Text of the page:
***Trigger warning: violence; child sexual abuse, mental health***
“Life is a game of hopscotch,” she tells Emily, her 20-year-old granddaughter.
Emily is ebullient, bursting with excitement over landing her first job. Grandma’s thrilled for her, but the pain in her back is so severe she’s struggling to keep smiling. Visits from her daughters or Emily, or whoever’s left of her diminishing circle of friends are so few and far between these days that she really needs Emily’s youthful exuberance to brighten her day and ease the loneliness of old age.
“Young people have so many better things to do” is how she consoles herself as day after visit-less day goes by. A young woman like Emily has more exciting things on her plate. How bloody boring for a young person to spend time listening to an old lady prattle on about her arthritis, peripheral neuropathy, cataracts, swollen ankles, and aching knees, or her worries about her granddad’s increasing sugar cravings, and almost total deafness. How bloody boring indeed. She even bores herself.
And worse yet, if she’s not grizzling about how everything hurts, then she’s complaining about Grandpa’s annoying habit of constant channel-swapping during the commercials. She remembers telling her elder daughter, Vanessa, ages ago, or was it last week…she can’t remember now…each day’s the same as the day before…that
“…his channel-surfing pisses me off big-time!”
Vanessa had replied: “Yes, I know Mom. You’ve told me that several times now.”
She had caught Vanessa rolling her eyes but pretended she hadn’t. Vanessa’s exasperated, what-can-I-do-about-it sigh couldn’t stop her when she was on a roll. It was such a relief to have someone else besides herself or her deaf old hubby to talk with. Otherwise, too many unwanted memories found a way to fill the silent void of her days.
“You know, your father is so riveted by those stupid battle bots, that when he finally switches back to Law and Order SVU, we’ve missed the prosecutor nailing some damn misogynistic rapist. You know, that’s my favourite part of each episode, Vanessa. I hate missing it. Lock ‘em up and throw away the key, I yell at the TV.”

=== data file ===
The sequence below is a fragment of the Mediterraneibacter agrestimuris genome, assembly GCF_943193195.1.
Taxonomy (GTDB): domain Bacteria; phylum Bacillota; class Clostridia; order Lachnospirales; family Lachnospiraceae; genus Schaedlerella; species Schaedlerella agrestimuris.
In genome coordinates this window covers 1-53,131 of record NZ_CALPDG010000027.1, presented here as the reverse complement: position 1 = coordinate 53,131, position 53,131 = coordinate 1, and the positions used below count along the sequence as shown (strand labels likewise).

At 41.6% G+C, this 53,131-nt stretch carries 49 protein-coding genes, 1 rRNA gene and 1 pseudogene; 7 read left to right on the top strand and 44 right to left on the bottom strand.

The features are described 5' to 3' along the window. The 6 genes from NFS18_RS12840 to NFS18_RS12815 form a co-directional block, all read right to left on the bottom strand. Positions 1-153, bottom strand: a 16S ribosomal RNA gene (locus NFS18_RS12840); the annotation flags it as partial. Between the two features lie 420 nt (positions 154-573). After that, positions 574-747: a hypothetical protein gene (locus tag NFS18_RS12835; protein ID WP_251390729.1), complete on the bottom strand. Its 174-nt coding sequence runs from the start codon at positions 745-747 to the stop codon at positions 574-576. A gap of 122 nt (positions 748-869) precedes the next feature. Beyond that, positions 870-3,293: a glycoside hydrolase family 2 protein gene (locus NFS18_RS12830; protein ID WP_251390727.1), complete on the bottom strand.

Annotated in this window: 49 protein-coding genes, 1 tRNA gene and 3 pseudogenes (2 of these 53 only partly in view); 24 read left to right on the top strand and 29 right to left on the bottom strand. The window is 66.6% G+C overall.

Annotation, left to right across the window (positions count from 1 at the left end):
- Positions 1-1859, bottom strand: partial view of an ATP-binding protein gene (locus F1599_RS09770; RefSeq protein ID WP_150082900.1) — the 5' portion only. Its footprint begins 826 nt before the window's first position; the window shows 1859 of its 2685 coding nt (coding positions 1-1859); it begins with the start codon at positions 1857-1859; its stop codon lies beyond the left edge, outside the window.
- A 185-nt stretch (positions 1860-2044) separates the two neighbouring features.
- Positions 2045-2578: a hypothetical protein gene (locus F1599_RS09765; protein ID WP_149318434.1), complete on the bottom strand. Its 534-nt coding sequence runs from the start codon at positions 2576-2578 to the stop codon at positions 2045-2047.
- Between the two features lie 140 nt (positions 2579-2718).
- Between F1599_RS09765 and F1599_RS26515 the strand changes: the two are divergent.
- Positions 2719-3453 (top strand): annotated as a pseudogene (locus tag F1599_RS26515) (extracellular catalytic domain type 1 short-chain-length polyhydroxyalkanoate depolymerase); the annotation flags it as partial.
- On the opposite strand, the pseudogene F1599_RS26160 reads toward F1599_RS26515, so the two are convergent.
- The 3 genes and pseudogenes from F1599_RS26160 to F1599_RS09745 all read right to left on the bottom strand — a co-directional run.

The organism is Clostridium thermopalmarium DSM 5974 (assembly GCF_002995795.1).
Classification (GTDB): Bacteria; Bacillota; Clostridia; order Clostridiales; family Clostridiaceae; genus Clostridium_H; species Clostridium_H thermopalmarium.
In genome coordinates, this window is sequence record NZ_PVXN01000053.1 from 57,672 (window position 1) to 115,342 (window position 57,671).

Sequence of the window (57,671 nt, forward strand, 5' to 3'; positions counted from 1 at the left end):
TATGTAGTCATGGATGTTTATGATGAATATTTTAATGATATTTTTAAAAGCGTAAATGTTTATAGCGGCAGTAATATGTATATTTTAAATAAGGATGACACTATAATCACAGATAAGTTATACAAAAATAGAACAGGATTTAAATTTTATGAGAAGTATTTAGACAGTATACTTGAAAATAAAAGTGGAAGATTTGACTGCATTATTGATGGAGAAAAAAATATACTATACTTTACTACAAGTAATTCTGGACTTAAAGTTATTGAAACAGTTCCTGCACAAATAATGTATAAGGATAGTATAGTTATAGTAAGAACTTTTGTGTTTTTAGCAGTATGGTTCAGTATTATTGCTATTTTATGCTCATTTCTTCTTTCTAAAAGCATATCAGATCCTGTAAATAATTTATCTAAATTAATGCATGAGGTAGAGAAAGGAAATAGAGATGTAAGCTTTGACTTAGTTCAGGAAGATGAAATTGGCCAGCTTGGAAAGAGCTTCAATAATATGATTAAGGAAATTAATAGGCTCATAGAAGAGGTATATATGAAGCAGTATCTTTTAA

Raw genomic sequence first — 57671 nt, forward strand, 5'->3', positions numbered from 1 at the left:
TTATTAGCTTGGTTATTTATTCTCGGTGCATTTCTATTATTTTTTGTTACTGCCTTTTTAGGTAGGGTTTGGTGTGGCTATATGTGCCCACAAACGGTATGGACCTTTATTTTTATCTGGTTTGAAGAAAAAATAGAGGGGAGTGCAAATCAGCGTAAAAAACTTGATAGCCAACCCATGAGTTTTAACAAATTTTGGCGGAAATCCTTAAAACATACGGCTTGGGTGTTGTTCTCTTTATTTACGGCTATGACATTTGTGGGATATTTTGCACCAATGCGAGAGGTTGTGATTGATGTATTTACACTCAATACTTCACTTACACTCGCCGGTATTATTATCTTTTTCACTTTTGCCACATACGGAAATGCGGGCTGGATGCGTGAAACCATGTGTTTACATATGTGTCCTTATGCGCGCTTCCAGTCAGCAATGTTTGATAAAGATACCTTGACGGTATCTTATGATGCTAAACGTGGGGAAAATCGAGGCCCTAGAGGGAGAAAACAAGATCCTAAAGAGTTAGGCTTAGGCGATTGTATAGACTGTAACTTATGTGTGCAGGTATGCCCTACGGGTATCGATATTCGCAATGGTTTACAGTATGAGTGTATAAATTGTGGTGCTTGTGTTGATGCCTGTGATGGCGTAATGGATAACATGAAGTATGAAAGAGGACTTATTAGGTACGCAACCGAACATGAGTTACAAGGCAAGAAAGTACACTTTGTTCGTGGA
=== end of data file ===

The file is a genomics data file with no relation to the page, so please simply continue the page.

She’s jolted back to the present by the vehemence of her unspoken feelings and the quizzical look on Emily’s face. Did she just say that out loud or only in her head?
“We were talking about why you say life is a game of hopscotch, Grandma. Remember?”
She doesn’t remember but it’s easier to pretend she does, to lie, than to be honest about her mind forever going walkabout lately. It’s her father’s fault that she lies. He had turned her into a liar when she was a child, when she realized that telling the truth brought a smack across her face or a fist into her ear. When you get punished for being honest, you may as well lie. So lying became second nature, even when she didn’t need to lie. It’s called mental survival. So she lies to Emily when she adds:
“Oh, I was just thinking about you and your excitement over your first job. I suppose it will be the first of several jobs in your lifetime. That’s part of what I mean about life being a game of hopscotch.”
“Oh, so you mean forever hopping from job to job?”
“I suppose I do.”
“Oh, grandma. This is the job of my dreams. I can see myself staying with this company forever!”
She’d like to have ten bucks for every time she’d told herself similar stories over the past seventy-plus years, not just about the various jobs she’d held, but about the dozens of major decisions she’d made believing they were the right ones, only to find herself back at square one again and again. A game of hopscotch.
“That IS what you mean, isn’t it Grandma?”